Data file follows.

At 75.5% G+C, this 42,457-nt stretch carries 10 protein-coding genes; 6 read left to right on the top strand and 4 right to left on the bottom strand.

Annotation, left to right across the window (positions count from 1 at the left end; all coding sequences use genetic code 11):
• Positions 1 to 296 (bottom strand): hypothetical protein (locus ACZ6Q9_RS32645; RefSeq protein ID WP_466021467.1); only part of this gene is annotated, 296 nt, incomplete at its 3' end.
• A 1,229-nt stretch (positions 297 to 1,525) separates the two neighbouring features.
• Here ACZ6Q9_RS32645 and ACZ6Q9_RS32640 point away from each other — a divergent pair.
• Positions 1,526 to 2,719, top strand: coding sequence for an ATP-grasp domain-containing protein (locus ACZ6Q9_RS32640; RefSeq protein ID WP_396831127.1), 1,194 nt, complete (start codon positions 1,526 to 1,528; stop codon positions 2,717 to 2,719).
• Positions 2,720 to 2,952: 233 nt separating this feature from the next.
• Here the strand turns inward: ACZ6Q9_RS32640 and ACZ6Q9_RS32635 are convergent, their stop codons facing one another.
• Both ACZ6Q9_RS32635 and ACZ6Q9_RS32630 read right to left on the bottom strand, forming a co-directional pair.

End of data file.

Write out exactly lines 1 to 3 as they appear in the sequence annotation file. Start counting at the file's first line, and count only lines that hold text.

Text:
At 75.5% G+C, this 42,457-nt stretch carries 10 protein-coding genes; 6 read left to right on the top strand and 4 right to left on the bottom strand.

Annotation, left to right across the window (positions count from 1 at the left end; all coding sequences use genetic code 11):
• Positions 1 to 296 (bottom strand): hypothetical protein (locus ACZ6Q9_RS32645; RefSeq protein ID WP_466021467.1); only part of this gene is annotated, 296 nt, incomplete at its 3' end.